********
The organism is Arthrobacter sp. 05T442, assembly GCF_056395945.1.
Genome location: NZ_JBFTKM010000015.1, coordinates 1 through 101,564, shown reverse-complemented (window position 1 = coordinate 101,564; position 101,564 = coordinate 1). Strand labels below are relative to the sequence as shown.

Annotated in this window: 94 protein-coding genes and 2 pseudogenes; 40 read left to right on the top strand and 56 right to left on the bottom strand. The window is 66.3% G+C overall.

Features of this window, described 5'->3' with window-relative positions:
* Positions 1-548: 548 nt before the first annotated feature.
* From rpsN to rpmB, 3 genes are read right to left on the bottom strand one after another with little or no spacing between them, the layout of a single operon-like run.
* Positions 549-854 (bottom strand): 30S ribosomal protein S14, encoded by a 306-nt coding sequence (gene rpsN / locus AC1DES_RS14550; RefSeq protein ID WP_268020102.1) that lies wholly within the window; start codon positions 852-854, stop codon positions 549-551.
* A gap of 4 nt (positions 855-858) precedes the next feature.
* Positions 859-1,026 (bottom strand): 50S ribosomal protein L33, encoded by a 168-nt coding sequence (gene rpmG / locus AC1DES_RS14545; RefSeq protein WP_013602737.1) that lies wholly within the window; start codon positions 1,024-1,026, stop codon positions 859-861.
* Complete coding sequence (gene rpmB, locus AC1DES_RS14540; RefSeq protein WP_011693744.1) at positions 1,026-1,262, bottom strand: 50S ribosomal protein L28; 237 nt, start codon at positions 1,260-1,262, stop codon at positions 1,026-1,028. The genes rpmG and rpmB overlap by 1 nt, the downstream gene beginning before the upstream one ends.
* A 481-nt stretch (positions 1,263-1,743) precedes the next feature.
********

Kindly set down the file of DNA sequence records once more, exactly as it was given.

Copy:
The organism is Arthrobacter sp. 05T442, assembly GCF_056395945.1.
Genome location: NZ_JBFTKM010000015.1, coordinates 1 through 101,564, shown reverse-complemented (window position 1 = coordinate 101,564; position 101,564 = coordinate 1). Strand labels below are relative to the sequence as shown.

Annotated in this window: 94 protein-coding genes and 2 pseudogenes; 40 read left to right on the top strand and 56 right to left on the bottom strand. The window is 66.3% G+C overall.

Features of this window, described 5'->3' with window-relative positions:
* Positions 1-548: 548 nt before the first annotated feature.
* From rpsN to rpmB, 3 genes are read right to left on the bottom strand one after another with little or no spacing between them, the layout of a single operon-like run.
* Positions 549-854 (bottom strand): 30S ribosomal protein S14, encoded by a 306-nt coding sequence (gene rpsN / locus AC1DES_RS14550; RefSeq protein ID WP_268020102.1) that lies wholly within the window; start codon positions 852-854, stop codon positions 549-551.
* A gap of 4 nt (positions 855-858) precedes the next feature.
* Positions 859-1,026 (bottom strand): 50S ribosomal protein L33, encoded by a 168-nt coding sequence (gene rpmG / locus AC1DES_RS14545; RefSeq protein WP_013602737.1) that lies wholly within the window; start codon positions 1,024-1,026, stop codon positions 859-861.
* Complete coding sequence (gene rpmB, locus AC1DES_RS14540; RefSeq protein WP_011693744.1) at positions 1,026-1,262, bottom strand: 50S ribosomal protein L28; 237 nt, start codon at positions 1,260-1,262, stop codon at positions 1,026-1,028. The genes rpmG and rpmB overlap by 1 nt, the downstream gene beginning before the upstream one ends.
* A 481-nt stretch (positions 1,263-1,743) precedes the next feature.